Viewpoints: Bloomberg Defends Stand Against Sugary Drinks; Charging Higher Insurance Premiums To The Obese Misses Mark
Several outlets offer opinions on obesity issues and on the New York City mayor's proposal to curb the sale of sugary drinks.
USA Today: Big Sugary Drinks Yield Big Waistlines
Bold actions to protect the public's health always stir controversy at first. Smoke-free bars and restaurants, trans fat restriction and calorie posting in restaurants were all met with skepticism, but are now widely popular in New York City. They are also saving many lives each year, and life expectancy in New York City is outpacing that of the United States (Michael R. Bloomberg, 6/3).
USA Today: Editorial: New York Soda Cap Wouldn't Beat Obesity
If Mayor Michael Bloomberg gets his way, which he usually does, New Yorkers will soon no longer be able to buy sugary drinks in servings larger than 16 ounces. And Bloomberg sees his idea as a national model in the fight against obesity (6/3).
The Washington Post: Slurping Less Soda In New York
Sugary drinks have been the largest single contributor to the increase in Americans' caloric consumption over the past three decades. Soft drinks deliver roughly half the added sugar in the average American's diet. ... So, policies aimed at discouraging overconsumption of sugary soft drinks can make sense, as long as they are part of a broader, comprehensive anti-obesity effort to improve eating and exercise habits (6/2).
Los Angeles Times: Life, Liberty And The Pursuit Of Doughnuts And Big Gulps
Can Americans have their doughnuts and their Big Gulps too? It seems a timely question, what with Friday being National Donut Day -- and coming on the heels of New York Mayor Michael Bloomberg's proposal to limit the sale of super-size sugary drinks (Paul Whitefield, 6/1).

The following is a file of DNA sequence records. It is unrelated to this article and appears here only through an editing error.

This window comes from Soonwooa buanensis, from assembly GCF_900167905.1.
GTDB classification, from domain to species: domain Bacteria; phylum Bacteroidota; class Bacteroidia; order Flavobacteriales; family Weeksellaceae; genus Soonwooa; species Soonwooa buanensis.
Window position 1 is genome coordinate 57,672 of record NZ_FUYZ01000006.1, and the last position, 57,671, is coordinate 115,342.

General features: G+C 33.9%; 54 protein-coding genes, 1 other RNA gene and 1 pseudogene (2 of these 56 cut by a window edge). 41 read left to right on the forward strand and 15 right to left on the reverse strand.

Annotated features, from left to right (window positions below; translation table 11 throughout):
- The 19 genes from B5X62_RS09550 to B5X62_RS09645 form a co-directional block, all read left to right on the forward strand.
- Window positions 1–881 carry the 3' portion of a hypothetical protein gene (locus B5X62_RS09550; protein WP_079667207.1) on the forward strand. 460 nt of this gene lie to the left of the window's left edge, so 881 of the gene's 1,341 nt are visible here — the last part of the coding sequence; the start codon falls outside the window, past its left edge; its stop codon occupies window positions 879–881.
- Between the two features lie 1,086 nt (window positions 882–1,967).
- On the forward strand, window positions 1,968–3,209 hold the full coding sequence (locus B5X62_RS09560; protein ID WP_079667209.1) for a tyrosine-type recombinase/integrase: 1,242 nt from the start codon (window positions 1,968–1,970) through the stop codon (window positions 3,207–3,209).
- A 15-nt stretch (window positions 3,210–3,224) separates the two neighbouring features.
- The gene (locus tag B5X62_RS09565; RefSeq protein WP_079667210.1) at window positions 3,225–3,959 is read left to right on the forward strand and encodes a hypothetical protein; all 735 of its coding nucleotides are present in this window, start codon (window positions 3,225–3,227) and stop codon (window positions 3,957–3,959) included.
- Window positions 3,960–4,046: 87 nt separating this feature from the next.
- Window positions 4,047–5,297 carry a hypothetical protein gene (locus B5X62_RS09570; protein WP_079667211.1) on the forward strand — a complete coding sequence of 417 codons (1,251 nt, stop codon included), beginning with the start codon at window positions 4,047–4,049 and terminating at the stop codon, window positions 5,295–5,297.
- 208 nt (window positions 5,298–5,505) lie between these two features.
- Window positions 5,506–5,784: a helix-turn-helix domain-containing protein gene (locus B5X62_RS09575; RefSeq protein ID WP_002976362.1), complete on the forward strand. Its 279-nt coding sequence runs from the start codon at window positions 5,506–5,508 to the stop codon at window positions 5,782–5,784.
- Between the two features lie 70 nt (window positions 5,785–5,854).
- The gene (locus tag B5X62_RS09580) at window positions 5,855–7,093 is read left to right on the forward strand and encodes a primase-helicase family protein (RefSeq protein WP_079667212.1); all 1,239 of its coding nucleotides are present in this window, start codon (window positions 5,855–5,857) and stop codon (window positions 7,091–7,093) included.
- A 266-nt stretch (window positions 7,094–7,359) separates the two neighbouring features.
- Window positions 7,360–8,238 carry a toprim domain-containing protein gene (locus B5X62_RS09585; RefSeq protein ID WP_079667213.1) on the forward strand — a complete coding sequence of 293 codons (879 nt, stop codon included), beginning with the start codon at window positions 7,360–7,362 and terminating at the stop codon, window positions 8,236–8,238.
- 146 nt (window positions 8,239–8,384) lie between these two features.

Denver Post: Obesity And Health Care: Prevention And Support, Not Penalties
Singling out obese individuals for higher insurance premiums based only on their weight is fundamentally unfair and will do little to improve the nation's health. A more productive approach would be to require insurance companies to provide at least minimal coverage for obesity treatment (Adam Gilden Tsai and Daniel Bessesen, 6/3).
Denver Post: Obesity And Health Care: Taxing "Bad" Food Is Offensive To Liberty
In a distortion of science right up there with the attempts of grant-seeking climate scientists to eradicate the Medieval Warm Period, money-grubbing governments are trying to convince Americans that there is a lot of unhealthy eating going on out there. Some people even claim that preserving good health requires giving government more money and power by letting it tax and control "bad" food and overweight people (Linda Gorman, 6/3).
Denver Post: Obesity And Health Care: Coloradans Still Gaining Weight
The good news: a growing number of Coloradans can correctly identify what obesity looks like and understand it is not someone else's problem; it's their own. Consequently, they want to improve their health, and are increasingly realistic about their lackluster levels of physical activity and the inadequate amount of healthy foods they eat. ... Now the bad news: Coloradans are still gaining weight (Maren Stewart, 6/3).
The Atlanta Journal-Constitution: Obesity Fight Is An Obligation
While the tide of obesity exceeds the power of any individual physician to defeat, all of us on the medical front lines need to engage in this fierce battle. Sadly, that is not happening. … We have a responsibility never to quit. Talking and persistence are sometimes the most powerful medicines for both doctor and patient (Dr. Damon Tweedy, 6/1).